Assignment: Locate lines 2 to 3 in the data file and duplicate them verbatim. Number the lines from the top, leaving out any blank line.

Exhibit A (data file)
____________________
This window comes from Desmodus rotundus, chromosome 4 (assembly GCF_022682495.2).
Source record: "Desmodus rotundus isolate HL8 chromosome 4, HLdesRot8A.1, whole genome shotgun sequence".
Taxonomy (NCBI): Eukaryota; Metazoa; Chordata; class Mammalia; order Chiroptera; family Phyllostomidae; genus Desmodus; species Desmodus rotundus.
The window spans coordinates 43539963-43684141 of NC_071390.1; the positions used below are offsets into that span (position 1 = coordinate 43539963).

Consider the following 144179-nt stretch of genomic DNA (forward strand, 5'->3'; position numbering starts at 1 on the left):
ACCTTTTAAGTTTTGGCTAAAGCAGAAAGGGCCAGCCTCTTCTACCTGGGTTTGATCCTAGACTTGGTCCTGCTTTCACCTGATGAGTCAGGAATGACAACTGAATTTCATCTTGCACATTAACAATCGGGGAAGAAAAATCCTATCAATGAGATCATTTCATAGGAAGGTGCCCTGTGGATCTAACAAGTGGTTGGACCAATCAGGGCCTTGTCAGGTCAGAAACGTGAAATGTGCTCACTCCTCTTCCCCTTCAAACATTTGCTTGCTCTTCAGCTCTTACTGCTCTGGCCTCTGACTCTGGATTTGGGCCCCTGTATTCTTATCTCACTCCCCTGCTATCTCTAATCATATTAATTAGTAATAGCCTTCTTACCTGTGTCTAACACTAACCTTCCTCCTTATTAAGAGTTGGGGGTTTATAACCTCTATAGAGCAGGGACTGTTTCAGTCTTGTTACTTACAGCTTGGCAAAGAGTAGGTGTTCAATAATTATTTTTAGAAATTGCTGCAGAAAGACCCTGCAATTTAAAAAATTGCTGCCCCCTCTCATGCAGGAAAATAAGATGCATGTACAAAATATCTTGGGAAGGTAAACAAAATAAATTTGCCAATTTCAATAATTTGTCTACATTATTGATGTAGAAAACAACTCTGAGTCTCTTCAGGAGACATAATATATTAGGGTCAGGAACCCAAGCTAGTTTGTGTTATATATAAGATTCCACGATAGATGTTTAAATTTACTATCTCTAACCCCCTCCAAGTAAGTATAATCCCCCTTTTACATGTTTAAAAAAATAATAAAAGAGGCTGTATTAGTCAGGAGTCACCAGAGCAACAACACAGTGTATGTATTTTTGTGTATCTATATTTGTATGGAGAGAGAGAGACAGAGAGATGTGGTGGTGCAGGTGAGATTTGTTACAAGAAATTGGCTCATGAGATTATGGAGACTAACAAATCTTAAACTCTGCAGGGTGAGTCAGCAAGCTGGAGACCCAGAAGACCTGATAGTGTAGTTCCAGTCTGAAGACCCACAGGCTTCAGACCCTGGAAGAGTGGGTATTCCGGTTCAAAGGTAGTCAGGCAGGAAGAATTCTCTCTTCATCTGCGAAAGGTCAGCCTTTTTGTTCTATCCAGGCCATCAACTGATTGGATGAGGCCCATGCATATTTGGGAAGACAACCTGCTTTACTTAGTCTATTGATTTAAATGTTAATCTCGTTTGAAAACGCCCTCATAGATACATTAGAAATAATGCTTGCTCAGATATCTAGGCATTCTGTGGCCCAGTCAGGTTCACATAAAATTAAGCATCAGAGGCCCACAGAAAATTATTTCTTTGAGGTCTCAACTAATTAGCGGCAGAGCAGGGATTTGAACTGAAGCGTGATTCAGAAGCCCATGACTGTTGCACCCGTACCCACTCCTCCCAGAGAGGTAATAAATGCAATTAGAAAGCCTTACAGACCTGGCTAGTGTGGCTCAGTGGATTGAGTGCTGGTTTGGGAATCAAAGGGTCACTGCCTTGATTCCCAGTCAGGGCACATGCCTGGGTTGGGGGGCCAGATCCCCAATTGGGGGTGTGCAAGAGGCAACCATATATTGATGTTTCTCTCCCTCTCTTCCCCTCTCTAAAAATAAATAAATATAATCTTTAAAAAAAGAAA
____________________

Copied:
Source record: "Desmodus rotundus isolate HL8 chromosome 4, HLdesRot8A.1, whole genome shotgun sequence".
Taxonomy (NCBI): Eukaryota; Metazoa; Chordata; class Mammalia; order Chiroptera; family Phyllostomidae; genus Desmodus; species Desmodus rotundus.